Presentation on theme: "The Data of Macroeconomics"— Presentation transcript:
1 The Data of Macroeconomics Measuring a Nation’s Income
2 Micro and Macroeconomics Macroeconomics is the study of the economy as a whole. Its goal is to explain the economic changes that affect many households, firms, and markets at once.Microeconomics is the study of how individual households and firms make decisions and how they interact with one another in markets.Macroeconomics concerns the workings of the entire economy.Microeconomics and macroeconomics are closely linked.
3 The Circular-Flow Diagram Product Market$$BusinessesHouseholds$$Market for Factors of Production5
4 Measuring the nation’s income Gross Domestic Product is the total market value of all final goods and services produced during a given period of time within a country, region, or province.Gross National Product is the total market value of all final goods and services produced during a given period of time by the nation’s residents, regardless of the place produced.
5 Measuring the nation’s income Important Features of GDPOutput is valued at market-determined prices.Output is measured in dollar terms.GDP records only the output of final goods.Represents the amount of money one would need to purchase a year’s worth of the economy’s production of all final goods.GDP includes all items produced in the economy and sold legally in markets.GDP does not include items produced and consumed at home that never enter the marketplace.
6 Measuring the Income of an Economy GDP can be measured using any of the three approaches:Expenditure MethodIncome MethodValue added MethodTotal production=Total expenditure= Total income is an identity
7 Expenditure MethodGDP for a given year is calculated by adding up the expenditures needed to purchase the final output of goods and services (final demand) produced in that yearConsumption expInvestment expGovt purchases of goods and servicesNet exports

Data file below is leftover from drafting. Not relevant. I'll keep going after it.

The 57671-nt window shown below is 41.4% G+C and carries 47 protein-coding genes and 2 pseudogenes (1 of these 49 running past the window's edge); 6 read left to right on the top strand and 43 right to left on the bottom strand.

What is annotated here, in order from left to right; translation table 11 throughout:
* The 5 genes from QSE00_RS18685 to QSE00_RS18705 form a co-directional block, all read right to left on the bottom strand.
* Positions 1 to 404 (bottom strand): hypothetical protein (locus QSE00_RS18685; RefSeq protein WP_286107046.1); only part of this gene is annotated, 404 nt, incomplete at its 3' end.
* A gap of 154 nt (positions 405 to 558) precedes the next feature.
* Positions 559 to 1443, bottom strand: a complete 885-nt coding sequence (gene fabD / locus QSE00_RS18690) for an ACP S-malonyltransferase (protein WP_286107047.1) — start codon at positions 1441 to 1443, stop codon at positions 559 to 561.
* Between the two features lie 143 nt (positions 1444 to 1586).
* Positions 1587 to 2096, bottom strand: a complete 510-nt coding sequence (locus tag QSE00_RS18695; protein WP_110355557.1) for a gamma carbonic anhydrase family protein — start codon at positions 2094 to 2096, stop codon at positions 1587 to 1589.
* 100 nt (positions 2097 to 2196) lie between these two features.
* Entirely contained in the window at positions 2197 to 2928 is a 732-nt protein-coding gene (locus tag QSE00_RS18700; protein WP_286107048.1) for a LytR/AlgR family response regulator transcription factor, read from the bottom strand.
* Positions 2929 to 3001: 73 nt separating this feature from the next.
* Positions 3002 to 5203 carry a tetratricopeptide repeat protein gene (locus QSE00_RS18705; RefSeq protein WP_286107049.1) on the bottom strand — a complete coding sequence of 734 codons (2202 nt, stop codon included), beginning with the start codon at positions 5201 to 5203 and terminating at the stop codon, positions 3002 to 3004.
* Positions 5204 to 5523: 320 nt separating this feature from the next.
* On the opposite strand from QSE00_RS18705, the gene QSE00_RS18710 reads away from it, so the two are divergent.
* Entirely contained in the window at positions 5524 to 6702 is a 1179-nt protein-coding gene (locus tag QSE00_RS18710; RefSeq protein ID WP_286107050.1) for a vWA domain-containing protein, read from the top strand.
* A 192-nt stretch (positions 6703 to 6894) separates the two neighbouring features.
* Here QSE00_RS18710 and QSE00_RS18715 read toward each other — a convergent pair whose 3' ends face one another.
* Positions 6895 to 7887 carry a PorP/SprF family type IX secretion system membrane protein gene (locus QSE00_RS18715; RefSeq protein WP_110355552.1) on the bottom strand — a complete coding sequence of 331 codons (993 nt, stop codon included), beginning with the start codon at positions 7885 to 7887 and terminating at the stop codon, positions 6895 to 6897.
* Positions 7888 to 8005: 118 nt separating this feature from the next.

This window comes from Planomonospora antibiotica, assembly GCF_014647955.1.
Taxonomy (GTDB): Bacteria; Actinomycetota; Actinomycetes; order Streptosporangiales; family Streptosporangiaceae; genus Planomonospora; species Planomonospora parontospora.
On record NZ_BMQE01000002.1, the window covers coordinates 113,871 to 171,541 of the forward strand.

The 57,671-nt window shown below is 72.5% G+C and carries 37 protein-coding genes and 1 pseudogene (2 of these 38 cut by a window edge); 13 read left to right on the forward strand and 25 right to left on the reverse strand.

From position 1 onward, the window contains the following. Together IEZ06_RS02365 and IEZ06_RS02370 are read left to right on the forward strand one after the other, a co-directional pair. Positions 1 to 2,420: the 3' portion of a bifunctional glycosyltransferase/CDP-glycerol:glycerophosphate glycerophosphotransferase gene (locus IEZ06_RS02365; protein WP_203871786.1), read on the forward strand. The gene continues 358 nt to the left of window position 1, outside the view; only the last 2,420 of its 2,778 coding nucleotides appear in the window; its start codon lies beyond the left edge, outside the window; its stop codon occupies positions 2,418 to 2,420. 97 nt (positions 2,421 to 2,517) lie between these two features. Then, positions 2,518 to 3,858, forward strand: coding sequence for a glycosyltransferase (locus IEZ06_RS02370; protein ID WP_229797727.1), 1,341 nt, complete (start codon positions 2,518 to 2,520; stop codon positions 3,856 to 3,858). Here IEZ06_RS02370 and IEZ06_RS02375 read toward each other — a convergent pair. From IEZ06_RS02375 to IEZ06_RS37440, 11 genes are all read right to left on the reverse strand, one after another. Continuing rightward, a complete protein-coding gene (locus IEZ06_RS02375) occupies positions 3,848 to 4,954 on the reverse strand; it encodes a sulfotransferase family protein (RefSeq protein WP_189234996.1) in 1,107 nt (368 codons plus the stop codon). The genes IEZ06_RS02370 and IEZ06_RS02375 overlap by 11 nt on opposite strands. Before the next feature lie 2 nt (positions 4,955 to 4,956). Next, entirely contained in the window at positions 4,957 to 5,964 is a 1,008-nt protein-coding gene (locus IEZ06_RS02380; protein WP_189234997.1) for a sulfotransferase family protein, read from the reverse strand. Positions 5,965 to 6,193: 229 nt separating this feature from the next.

8 Income MethodGDP for a given year is calculated by adding up the factor incomes and other claims generated by the act of productionAll of the value produced is owned by someone. Therefore value of production= value of income claims generated by that productionFactor payments (Wages, rent, interest, and profits)Nonfactor paymentsIndirect taxes net of subsidiesDepreciation
9 Value Added MethodGDP for a given year is calculated by summing all values added in the economy.Value added is a measure of each firm’s contribution to total output, ie., the amount of market value produced (added) by that firm.VA by a firm= Value of the firm’s output- Value of inputs purchased from other firmsIt avoids the statistical problem of double counting.
10 Measuring the nation’s income GDP (Y) is the sum of:Consumption (C)Investment (I)Government Purchases (G)Net Exports (NX)Y = C + I + G + NXGDP Per Person tells us the income and expenditure of the average person in the economy.
11 Real versus Nominal GDP Nominal GDP is the market value of the economy’s current productionReal GDP measures any given year’s total output in “constant” prices.An accurate view of the economy requires adjusting nominal to real GDP, using the GDP Price Deflator.
12 GDP Components of Measurement Government Purchases21%Net Exports %Investment17%Consumption57%24
13 Measuring the nation’s income Three Other Measures of IncomeNet National Product (NNP): Total income of residents of a nation after subtracting capital consumption allowances.Personal Income: The income that households and non-corporate businesses receive.Disposable Personal Income: The income that households and non-corporate businesses have left after taxes.
14 Economic Indicators for Canada General indicatorsMost recent periodChange from previous periodChange from previous yearpercentGross domestic product at market prices (SAAR, $ billion)3rd quarter 20031,216.301.14.4Real Gross domestic product at market prices (SAAR, $ billion chained, 1997)1,090.400.31Business investment: Machinery and equipment (SAAR $ billion chained, 1997)88.95.4Personal expenditure on consumer goods and services (SAAR, $ billion chained, 1997)622.214.171.124Personal disposable income (SAAR, $ billion)7126.96.36.199Gross domestic product at basic prices (SAAR, $ billion, 1997)Oct-031,020.700.21.8Composite index (SA, 1992=100)Nov-03186.94.2Operating profits of enterprises (SA, $billion)41.63.711.3percentage pointsPersonal savings rate (SAAR, percent)1.3-0.9-2.5Source: Statistics Canada, CANSIM, tables , , , , , , andSAAR= Seasonally Adjusted Annual Rate
15 GDP and Economic Well-Being It is a good measure of the material well-being of the economy as a whole as it is a good measure of the economic activity and economic opportunities.There is an association between higher income and better standards of living.GDP does not measure quality of life such as leisure, quality environment, and the value of activity that takes place outside of the marketsInternational comparisons of a countries’ living standards using GDP should be treated cautiously (unreported and non-marketed activities in poor countries is high)